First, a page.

You’ve decided it’s time to prepare for emergencies and disasters. That’s great! You’re taking steps to ensure the safety and survival of yourself and your family in what are often unstable times and in the face of increasingly severe weather and natural disasters. In this episode, we’ll talk about some of the most common mistakes preppers make!
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Common Prepper Mistakes
Keith Thomas 00:02
Welcome to typical prepping the podcast for those who would like to start their own disaster preparedness plan, or those who have gotten started, but are not quite sure where or how to take the next steps. Each week I'll present a disaster preparedness topic with actionable tips and strategies that you can implement to start or grow your personal disaster preparations. Thanks for stopping by to listen today.
Keith Thomas 00:56
Hi, I'm Keith, and welcome to typical prepping. In this episode, we'll talk about some of the most common mistakes preppers make. So, you've decided it's time to prepare for emergencies and disasters. That's great! You're taking steps to ensure the safety and survival of yourself and your family in what are often Unstable Times and in the face of increasingly severe weather and natural disasters. Like any new skill, there's a learning curve involved with prepping and a set of common mistakes people make as they learn how to protect themselves. Knowing what mistakes to avoid will help you gain the skills and supplies you need faster and more effectively. Here are some of the more common mistakes brought to you by more experienced preppers so you won't repeat their growing pains.
Buying Before Researching
Keith Thomas 01:51
Buying before researching, once you realize you need to prepare for emergencies, it's tempting to rush into stockpiling supplies. This is a very effective way to max out your credit card and buy equipment and supplies that don't fit your needs. Make an assessment of all the possible emergencies and disasters that are likely to occur in your area. These will be the emergencies you want to prepare for. Preparing for a hurricane or tsunami while living in Minnesota is not only ridiculous, but a waste of time, money, and resources. Do your research first. Read up on disaster prepping and gather the information you need to make an informed decision. Don't rely on a sole source of information either. Just like any other community. The prepping community has people who spread inaccurate information. Read all you can and then start buying what you know you'll need, not what you think you'll need.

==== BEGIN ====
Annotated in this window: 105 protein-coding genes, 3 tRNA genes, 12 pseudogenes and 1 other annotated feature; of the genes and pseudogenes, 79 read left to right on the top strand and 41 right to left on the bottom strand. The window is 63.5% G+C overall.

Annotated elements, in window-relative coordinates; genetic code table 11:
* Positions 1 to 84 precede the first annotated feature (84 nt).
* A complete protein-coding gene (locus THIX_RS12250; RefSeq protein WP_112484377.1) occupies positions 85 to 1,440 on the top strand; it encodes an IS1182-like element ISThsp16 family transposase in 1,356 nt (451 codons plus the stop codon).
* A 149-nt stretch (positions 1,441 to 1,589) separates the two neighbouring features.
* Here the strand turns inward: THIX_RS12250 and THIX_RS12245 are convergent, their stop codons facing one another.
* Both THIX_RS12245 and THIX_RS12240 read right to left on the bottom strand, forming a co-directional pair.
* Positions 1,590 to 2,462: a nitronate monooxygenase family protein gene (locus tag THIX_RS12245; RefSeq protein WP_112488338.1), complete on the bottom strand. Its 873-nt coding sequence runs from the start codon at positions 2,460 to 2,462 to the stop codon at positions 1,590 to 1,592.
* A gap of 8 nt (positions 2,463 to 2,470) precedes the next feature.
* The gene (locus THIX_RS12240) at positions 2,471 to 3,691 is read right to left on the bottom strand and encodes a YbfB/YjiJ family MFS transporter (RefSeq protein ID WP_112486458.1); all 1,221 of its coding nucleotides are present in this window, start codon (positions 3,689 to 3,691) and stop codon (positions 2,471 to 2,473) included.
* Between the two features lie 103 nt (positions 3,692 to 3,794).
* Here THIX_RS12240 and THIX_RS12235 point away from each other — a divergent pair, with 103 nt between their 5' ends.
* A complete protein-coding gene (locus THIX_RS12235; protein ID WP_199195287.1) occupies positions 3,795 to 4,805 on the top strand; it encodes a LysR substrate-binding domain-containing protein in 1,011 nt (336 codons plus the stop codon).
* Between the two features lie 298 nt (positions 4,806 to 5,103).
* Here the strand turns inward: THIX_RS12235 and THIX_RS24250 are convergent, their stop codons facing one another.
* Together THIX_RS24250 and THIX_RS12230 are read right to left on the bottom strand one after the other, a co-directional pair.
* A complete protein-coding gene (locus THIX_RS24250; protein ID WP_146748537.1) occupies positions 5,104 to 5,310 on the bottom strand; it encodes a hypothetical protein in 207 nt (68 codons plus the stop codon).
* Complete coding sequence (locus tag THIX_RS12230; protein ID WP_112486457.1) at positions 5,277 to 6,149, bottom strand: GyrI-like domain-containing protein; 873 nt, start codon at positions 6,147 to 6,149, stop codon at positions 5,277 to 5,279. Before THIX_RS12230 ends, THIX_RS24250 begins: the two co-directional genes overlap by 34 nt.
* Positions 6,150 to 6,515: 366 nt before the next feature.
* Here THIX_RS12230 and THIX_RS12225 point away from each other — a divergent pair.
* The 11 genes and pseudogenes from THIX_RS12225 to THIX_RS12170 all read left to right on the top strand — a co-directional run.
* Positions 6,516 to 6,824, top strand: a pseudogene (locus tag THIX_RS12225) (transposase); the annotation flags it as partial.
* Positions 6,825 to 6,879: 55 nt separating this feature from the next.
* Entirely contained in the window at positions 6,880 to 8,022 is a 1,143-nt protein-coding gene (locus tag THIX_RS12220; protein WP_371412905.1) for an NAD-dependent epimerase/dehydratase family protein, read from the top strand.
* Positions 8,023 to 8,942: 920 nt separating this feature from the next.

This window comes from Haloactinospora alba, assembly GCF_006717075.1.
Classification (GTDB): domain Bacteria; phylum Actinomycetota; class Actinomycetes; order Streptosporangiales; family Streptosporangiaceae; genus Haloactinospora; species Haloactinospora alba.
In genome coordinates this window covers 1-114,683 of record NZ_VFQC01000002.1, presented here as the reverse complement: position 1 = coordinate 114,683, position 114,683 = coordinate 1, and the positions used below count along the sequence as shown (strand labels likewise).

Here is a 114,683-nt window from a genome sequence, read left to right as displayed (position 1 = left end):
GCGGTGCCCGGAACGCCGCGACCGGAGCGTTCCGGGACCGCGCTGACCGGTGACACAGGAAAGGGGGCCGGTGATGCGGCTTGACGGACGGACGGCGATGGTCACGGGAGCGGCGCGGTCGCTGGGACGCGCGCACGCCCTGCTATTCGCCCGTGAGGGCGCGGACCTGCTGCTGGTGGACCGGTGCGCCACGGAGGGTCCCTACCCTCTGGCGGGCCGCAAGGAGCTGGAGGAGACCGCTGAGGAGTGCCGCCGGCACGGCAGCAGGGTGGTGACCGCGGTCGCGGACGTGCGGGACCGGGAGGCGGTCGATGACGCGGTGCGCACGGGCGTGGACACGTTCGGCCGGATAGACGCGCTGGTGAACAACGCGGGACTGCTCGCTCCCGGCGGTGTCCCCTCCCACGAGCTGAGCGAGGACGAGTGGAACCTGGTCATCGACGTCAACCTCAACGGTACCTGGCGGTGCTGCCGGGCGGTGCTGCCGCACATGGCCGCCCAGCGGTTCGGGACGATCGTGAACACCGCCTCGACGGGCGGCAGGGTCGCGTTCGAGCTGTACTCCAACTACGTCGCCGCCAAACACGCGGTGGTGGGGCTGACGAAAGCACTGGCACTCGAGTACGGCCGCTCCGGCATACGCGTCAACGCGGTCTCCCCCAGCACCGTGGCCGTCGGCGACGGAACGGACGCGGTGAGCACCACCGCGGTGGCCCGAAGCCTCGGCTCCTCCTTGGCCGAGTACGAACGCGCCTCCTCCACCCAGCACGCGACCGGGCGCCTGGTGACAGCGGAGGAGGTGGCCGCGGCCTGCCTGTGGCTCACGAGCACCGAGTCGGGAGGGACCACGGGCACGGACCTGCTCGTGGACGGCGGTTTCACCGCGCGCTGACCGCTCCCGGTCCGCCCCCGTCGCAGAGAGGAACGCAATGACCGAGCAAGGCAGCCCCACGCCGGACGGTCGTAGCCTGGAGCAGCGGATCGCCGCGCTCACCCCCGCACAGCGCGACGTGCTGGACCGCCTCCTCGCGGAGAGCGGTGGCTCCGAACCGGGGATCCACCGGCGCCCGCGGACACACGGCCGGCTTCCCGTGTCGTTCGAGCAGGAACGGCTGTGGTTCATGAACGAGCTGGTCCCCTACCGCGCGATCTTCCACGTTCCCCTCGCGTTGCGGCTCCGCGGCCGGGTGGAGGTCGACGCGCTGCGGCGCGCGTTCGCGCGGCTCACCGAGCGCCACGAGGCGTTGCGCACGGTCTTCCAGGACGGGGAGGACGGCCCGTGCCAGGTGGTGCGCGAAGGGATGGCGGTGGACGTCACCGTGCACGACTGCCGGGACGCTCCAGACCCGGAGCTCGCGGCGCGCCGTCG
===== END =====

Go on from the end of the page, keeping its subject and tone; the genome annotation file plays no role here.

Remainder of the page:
Choosing Supplies Over Training
Keith Thomas 02:59
Choosing supplies over training supplies alone won't keep you safe. Would you be able to fend for yourself if your food supply burned to the ground? If you had to provide emergency medical assistance, would you be able to use the items in your first aid kit effectively? Supplies are nothing without skills, especially in a disaster situation. If you buy a medical kit, take first aid classes. If you own a rifle, Learn to Hunt. learning new skills is one of the most enjoyable parts of disaster prepping and knowing you can handle yourself in an emergency is a real confidence booster.
Not Keeping a Survival Library
Keith Thomas 03:44
Not keeping a survival library. While there are fantastic online prepping resources all of them need an internet connection and a power source. You might say well I've downloaded all these manuals and resources to a flash drive to use without an internet connection. In an emergency, especially a long-term disaster you might find yourself without a power source. Books, however, are much more reliable. If you have the money and resources, you can also print books, manuals, and reference guides that you've downloaded to place in binders for later use. Just be mindful that if you're bugging out, you may not be able to take your complete library with you.
Discounting What You Already Own
Keith Thomas 04:34
Discounting what you already own. One of the best pieces of advice a prepper ever gave me was simple and elegant. Don't reinvent the wheel. Chances are you already have items and supplies you could use in an emergency. They may not be sufficient for a full-scale emergency, but that doesn't make them useless. Do you need a $500 sleeping bag if you've got thick camping blankets? How long could you sustain yourself from the food in your pantry? Do you own outdoor equipment you can use in a disaster? Chances are some of the things you'd need to survive are already in your home or garage.